A report for Britain’s Department of Environment, Food and Rural Affairs (DEFRA) debunks the idea of food miles as an indicator of sustainable development.
* the impacts of food transport are complex, and involve many trade-offs between different factors. A single indicator based on total food kilometres travelled would not be a valid indicator of sustainability
* Food transport accounted for an estimated 30 billion vehicle kilometres in 2002, of which 82% are in the UK.It also found production methods mattered and, for example, it can be more sustainable in energy effciency terms, to import tomatoes from Spain than to produce them in heated glasshouses in Britain outside summer.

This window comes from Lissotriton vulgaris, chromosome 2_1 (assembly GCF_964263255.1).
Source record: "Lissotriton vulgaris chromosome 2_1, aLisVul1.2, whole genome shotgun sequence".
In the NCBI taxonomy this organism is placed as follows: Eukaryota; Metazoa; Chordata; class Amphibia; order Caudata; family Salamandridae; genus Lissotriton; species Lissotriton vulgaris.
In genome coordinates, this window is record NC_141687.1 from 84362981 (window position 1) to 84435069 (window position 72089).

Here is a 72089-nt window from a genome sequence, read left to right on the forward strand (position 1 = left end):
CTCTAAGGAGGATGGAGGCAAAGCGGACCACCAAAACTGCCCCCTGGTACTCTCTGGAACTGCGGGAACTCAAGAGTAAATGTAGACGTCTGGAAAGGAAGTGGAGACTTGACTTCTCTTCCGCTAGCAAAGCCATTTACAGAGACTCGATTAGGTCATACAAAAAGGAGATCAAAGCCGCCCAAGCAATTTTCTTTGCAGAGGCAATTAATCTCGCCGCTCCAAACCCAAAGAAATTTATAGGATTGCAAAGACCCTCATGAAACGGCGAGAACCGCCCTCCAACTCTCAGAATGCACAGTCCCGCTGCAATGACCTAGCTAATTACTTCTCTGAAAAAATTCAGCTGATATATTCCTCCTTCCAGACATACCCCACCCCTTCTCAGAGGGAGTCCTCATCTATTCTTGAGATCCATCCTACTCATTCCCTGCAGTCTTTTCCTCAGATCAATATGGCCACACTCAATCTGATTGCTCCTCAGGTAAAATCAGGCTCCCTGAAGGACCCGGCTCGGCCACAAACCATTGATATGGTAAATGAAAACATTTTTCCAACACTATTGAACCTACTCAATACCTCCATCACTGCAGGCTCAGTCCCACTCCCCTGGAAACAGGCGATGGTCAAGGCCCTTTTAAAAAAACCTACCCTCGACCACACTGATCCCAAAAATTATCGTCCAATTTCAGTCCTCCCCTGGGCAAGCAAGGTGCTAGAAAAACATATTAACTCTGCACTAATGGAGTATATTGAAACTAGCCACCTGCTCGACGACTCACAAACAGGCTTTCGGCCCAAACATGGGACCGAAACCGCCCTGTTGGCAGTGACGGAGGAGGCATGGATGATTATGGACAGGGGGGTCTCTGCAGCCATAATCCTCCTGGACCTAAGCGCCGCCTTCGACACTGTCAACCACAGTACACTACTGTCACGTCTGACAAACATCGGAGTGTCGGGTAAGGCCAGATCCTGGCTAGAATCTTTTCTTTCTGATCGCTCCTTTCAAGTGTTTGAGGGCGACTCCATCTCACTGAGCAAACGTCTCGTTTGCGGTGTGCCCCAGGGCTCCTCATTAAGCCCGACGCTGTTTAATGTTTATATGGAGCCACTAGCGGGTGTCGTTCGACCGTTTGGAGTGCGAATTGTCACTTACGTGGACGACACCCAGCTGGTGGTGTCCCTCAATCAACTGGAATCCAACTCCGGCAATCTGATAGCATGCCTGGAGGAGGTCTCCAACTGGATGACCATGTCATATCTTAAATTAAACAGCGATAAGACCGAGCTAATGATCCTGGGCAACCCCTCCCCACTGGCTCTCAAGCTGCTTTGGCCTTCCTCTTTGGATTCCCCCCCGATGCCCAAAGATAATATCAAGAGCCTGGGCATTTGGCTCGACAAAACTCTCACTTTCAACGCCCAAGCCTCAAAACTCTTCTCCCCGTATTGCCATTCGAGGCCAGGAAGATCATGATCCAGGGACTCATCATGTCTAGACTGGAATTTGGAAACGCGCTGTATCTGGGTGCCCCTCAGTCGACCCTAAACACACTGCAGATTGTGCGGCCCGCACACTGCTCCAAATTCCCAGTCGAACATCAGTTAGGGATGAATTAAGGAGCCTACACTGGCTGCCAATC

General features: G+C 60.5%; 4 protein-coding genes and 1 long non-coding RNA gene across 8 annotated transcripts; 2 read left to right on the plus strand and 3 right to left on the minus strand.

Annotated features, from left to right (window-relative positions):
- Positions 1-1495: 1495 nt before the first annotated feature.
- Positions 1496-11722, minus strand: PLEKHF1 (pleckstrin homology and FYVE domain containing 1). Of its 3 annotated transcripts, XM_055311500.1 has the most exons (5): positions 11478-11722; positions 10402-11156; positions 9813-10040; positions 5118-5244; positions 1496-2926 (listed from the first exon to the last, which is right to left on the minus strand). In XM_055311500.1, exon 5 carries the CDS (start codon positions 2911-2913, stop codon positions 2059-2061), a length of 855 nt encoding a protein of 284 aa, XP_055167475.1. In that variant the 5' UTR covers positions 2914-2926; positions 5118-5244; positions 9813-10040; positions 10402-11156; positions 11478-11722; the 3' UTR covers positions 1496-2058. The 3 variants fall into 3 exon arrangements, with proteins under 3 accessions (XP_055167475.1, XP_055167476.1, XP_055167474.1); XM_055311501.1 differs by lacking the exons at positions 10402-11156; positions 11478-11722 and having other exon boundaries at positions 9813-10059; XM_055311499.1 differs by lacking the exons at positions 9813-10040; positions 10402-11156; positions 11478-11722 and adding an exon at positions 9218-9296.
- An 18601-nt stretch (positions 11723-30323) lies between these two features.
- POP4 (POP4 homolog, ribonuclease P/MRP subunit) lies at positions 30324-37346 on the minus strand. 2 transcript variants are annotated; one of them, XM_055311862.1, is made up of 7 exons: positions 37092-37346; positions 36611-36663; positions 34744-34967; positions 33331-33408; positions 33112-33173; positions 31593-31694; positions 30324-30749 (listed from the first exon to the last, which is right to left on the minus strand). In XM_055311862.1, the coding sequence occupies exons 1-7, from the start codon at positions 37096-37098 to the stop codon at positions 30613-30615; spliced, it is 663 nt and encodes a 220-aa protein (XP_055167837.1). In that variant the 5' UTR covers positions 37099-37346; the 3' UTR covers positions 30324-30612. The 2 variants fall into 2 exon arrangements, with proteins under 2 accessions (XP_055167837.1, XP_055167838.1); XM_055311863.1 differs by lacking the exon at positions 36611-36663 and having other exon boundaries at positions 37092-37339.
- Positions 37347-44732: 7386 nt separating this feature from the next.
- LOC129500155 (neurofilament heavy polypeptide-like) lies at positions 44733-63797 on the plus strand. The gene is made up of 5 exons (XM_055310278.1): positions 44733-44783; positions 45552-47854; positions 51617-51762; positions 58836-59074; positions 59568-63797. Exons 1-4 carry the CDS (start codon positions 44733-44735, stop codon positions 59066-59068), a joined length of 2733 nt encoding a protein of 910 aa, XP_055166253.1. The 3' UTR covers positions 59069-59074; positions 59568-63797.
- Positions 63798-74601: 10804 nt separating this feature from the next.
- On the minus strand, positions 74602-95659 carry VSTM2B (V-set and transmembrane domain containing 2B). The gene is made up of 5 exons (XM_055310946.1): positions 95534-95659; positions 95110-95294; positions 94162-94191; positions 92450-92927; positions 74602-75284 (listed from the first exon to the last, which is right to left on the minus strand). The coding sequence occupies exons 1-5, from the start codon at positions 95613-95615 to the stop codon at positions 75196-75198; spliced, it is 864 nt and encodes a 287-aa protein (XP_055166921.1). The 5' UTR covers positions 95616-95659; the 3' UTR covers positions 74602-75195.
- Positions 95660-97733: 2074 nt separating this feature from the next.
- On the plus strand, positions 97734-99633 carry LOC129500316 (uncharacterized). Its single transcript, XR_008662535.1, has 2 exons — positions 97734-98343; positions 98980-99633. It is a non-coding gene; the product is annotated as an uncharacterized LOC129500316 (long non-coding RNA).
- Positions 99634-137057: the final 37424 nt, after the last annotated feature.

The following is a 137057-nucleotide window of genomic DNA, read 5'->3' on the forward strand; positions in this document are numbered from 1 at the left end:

* Using more local food might increase food miles because fully laden large vehicles would be replaced by more vehicles carrying less.
The report supports research by Lincoln University which found lamb, milk and fruit produced in New Zealand and shipped to Britain produced less CO2 than the same products grown in Britain.
Food miles is a simple concept but this study shows sustainability is complex and can’t be based on only one factor.